Tiempo Climate Cyberlibrary

From Bonn to Toyako


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The Tiempo Climate Cyberlibrary was developed by Mick Kelly and Sarah Granich on behalf of the Stockholm Environment Institute and the International Institute for Environment and Development, with sponsorship from the Swedish International Development Cooperation Agency.

While every effort is made to ensure that information on this site, and on other sites that are referenced here, is accurate, no liability for loss or damage resulting from use of this information can be accepted.

The Bonn Climate Change Talks took place in June 2008. Newswatch editors Mick Kelly and Sarah Granich report on these negotiations and on related developments.

The Bonn Climate Change Talks, which were held June 2nd-13th 2008, consisted of sessions of the Ad Hoc Working Group on Long-term Cooperative Action, of the Ad Hoc Working Group on Further Commitments for Annex I Parties under the Kyoto Protocol and of the two Subsidiary Bodies of the United Nations Framework Convention on Climate Change (UNFCCC). Over 2,000 people took part.

Movement along the road to the Copenhagen, where agreement on a follow-up to the Kyoto Protocol is to be achieved in late 2009, is essential, said Yvo de Boer, executive secretary of the UNFCCC, as the talks opened. "The world is expecting a Copenhagen deal to reach the goal set by science without harming the economy. Parties will need to make real progress towards this goal." "A critical issue would be financial engineering: how to generate sufficient financial resources that will drive the technology into the market that allows developing countries to act, both to limit their emissions and to adapt to the impacts of climate change," he continued.

There was continued opposition to World Bank control of climate funds in Bonn. "With their long-term record of massive fossil fuel financing, the World Bank is spectacularly unqualified to control climate funds," said Friends of the Earth United States.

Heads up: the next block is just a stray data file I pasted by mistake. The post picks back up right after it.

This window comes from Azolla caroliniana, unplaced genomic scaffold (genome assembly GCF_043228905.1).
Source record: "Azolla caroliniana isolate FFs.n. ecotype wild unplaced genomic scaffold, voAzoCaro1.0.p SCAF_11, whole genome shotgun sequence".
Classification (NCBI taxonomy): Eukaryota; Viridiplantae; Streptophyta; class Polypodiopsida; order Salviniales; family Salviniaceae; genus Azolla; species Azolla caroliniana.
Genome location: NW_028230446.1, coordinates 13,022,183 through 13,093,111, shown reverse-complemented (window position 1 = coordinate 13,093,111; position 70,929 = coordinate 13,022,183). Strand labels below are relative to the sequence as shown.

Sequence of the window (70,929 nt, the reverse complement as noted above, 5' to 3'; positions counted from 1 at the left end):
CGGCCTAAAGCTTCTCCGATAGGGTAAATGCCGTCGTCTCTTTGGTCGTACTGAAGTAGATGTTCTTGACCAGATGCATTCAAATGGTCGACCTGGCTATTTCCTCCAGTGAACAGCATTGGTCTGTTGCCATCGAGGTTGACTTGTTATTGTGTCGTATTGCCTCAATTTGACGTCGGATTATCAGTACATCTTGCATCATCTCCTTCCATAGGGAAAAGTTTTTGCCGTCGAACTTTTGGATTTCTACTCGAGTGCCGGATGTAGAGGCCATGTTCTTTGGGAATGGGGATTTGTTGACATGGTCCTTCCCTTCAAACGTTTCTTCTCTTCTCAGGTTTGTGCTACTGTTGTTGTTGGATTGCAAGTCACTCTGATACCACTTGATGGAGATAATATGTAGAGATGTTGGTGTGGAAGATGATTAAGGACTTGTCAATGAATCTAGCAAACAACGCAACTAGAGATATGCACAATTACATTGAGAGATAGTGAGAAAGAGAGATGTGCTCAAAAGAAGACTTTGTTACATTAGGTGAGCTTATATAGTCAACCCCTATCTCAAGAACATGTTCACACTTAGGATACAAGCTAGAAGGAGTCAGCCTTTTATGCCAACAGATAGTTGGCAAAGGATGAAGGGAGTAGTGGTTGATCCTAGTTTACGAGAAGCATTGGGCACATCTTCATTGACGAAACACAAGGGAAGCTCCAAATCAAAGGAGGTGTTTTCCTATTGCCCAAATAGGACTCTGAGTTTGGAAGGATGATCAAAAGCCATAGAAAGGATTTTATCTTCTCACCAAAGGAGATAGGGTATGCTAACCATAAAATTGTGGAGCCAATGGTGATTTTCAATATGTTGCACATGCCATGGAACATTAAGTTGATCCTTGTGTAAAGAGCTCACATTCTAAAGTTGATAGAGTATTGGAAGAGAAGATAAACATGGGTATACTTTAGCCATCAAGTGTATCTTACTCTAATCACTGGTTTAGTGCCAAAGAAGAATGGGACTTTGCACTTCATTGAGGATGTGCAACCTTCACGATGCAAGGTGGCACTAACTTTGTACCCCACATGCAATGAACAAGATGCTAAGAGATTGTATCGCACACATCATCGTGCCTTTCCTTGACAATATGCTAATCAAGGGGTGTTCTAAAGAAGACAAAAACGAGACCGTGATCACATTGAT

Cartoon by Lawrence Moore

© 2008 Lawrence Moore

According to a new report from the Institute of Policy Studies in Washington DC, the Bank’s role in carbon markets is "dangerously counterproductive." The World Bank is "playing both sides of the climate crisis," concludes Janet Redman, main author of the report. "It is making money off of causing the climate crisis and then turning around and claiming to solve it," she says. Instead of encouraging clean energy investors, the Bank is lending much of its financial support to the fossil fuel industry.

"We’re not at the moment seeing the leadership from industrialized countries which I think is essential," warned de Boer, midway through the Bonn meeting. As the talks ended, he described the task of reaching agreement by the end of 2009 as "daunting." "It could well be said that we have been beating around the bush," said Chandrashekhar Dasgupta, India’s representative. The United States, Canada and Australia, in particular, were accused by environmentalists of limiting progress.

On a positive note, de Boer noted that "we are seeing a huge willingness on the part of developing countries to engage in working out a new pact in return for aid and technology."

In a workshop on investment and financial flows, the Philippines, on behalf of the G-77/China, identified basic principles, including equity and direct access to funding by recipients. Barbados, for the Alliance of Small Island States, said that new resources should be channeled through the climate treaty process and proposed a Convention adaptation fund, an insurance mechanism and a technology fund. Mexico favours a world climate change fund on mitigation, adaptation and technology transfer, with participation of all countries and contributions according to greenhouse gas emissions, population and gross domestic product. Switzerland suggested a global carbon dioxide levy of US$2 per tonne on all fossil fuel emissions, with an exception for less developed countries.

Elsewhere, in a workshop on advancing adaptation through finance and technology, topics for discussion included various aspects of the National Adaptation Programmes of Action (NAPAs) process, which support the identification priority needs in the least developed countries. Issues covered included the NAPA guidelines and coordination with national communications, the private sector’s role in adaptation, funding sources for local adaptation policies and the use of vulnerability indices.